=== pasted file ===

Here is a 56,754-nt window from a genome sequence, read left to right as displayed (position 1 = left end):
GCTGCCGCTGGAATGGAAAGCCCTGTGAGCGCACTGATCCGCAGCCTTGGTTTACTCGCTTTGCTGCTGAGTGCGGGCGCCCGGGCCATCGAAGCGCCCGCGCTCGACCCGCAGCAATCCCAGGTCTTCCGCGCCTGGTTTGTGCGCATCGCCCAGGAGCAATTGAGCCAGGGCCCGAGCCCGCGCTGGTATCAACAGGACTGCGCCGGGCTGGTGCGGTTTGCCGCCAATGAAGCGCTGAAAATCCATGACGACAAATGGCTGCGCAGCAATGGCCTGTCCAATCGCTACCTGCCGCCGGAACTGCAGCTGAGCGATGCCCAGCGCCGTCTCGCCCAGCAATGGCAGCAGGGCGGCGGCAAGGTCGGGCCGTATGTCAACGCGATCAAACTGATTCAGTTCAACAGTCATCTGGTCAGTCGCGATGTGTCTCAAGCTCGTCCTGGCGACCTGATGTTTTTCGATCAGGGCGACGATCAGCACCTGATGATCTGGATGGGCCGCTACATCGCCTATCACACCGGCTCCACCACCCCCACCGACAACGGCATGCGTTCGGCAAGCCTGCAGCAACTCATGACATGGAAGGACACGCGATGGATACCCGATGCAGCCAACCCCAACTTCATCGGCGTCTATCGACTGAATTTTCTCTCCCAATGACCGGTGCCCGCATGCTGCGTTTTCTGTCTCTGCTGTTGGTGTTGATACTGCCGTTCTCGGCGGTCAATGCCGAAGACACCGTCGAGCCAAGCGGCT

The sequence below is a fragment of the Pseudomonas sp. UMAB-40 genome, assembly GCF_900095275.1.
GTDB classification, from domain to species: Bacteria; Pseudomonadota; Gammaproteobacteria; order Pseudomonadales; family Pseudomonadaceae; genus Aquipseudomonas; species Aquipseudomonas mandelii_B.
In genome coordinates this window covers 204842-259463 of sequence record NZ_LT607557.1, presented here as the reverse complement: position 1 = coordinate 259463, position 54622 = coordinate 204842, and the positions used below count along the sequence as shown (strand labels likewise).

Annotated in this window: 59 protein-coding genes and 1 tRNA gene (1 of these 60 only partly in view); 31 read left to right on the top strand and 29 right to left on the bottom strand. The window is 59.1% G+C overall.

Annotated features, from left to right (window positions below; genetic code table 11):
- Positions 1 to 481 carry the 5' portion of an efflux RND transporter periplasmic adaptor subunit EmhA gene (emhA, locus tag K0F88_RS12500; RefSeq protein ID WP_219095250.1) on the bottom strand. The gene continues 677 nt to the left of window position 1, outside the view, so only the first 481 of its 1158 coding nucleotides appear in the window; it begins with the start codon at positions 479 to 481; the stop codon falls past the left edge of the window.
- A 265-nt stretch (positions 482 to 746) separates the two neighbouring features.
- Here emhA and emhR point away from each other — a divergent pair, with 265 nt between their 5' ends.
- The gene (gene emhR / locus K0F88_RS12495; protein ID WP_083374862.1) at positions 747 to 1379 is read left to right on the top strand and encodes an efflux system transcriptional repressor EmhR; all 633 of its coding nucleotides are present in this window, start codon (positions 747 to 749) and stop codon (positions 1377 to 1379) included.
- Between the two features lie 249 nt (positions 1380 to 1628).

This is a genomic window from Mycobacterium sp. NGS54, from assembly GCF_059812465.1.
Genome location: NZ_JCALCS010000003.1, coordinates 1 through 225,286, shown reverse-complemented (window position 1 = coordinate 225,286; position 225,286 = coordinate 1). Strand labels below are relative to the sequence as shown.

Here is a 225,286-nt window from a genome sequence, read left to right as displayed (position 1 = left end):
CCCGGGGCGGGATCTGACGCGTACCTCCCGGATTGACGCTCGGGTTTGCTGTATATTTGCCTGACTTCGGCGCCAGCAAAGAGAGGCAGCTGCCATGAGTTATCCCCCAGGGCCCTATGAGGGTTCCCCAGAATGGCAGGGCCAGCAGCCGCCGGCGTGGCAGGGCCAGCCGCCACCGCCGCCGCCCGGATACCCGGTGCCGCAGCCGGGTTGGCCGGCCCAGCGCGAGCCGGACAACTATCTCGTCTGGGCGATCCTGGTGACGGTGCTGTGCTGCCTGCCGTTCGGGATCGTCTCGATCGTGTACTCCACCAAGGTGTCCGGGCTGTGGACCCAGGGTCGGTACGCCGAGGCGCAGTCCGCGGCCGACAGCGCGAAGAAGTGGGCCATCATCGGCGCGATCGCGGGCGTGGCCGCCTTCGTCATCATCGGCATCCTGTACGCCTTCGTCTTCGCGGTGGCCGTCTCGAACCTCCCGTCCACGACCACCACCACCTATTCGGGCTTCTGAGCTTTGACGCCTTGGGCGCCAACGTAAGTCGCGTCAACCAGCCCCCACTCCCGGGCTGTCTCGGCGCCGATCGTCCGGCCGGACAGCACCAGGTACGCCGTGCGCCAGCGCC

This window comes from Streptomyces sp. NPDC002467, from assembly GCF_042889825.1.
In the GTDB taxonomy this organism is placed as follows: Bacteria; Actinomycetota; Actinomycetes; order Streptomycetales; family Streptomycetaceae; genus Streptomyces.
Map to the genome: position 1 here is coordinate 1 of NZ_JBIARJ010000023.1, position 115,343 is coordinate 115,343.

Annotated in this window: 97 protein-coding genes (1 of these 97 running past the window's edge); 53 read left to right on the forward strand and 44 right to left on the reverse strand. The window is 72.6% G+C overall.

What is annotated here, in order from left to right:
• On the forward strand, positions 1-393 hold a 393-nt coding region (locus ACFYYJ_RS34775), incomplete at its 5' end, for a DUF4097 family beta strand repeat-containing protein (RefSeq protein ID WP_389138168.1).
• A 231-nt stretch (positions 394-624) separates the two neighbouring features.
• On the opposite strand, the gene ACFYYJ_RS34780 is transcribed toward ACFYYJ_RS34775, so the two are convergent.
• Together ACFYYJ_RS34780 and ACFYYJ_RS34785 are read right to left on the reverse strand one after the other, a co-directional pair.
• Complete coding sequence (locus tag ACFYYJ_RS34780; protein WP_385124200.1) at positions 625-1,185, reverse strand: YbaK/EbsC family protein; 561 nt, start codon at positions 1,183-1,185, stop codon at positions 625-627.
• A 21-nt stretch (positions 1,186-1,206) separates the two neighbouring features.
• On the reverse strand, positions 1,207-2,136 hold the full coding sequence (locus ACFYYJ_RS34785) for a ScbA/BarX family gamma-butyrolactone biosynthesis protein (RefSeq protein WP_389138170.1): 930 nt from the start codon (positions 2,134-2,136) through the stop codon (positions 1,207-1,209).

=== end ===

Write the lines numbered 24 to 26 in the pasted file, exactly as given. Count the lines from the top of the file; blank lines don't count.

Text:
• On the opposite strand, the gene ACFYYJ_RS34780 is transcribed toward ACFYYJ_RS34775, so the two are convergent.
• Together ACFYYJ_RS34780 and ACFYYJ_RS34785 are read right to left on the reverse strand one after the other, a co-directional pair.
• Complete coding sequence (locus tag ACFYYJ_RS34780; protein WP_385124200.1) at positions 625-1,185, reverse strand: YbaK/EbsC family protein; 561 nt, start codon at positions 1,183-1,185, stop codon at positions 625-627.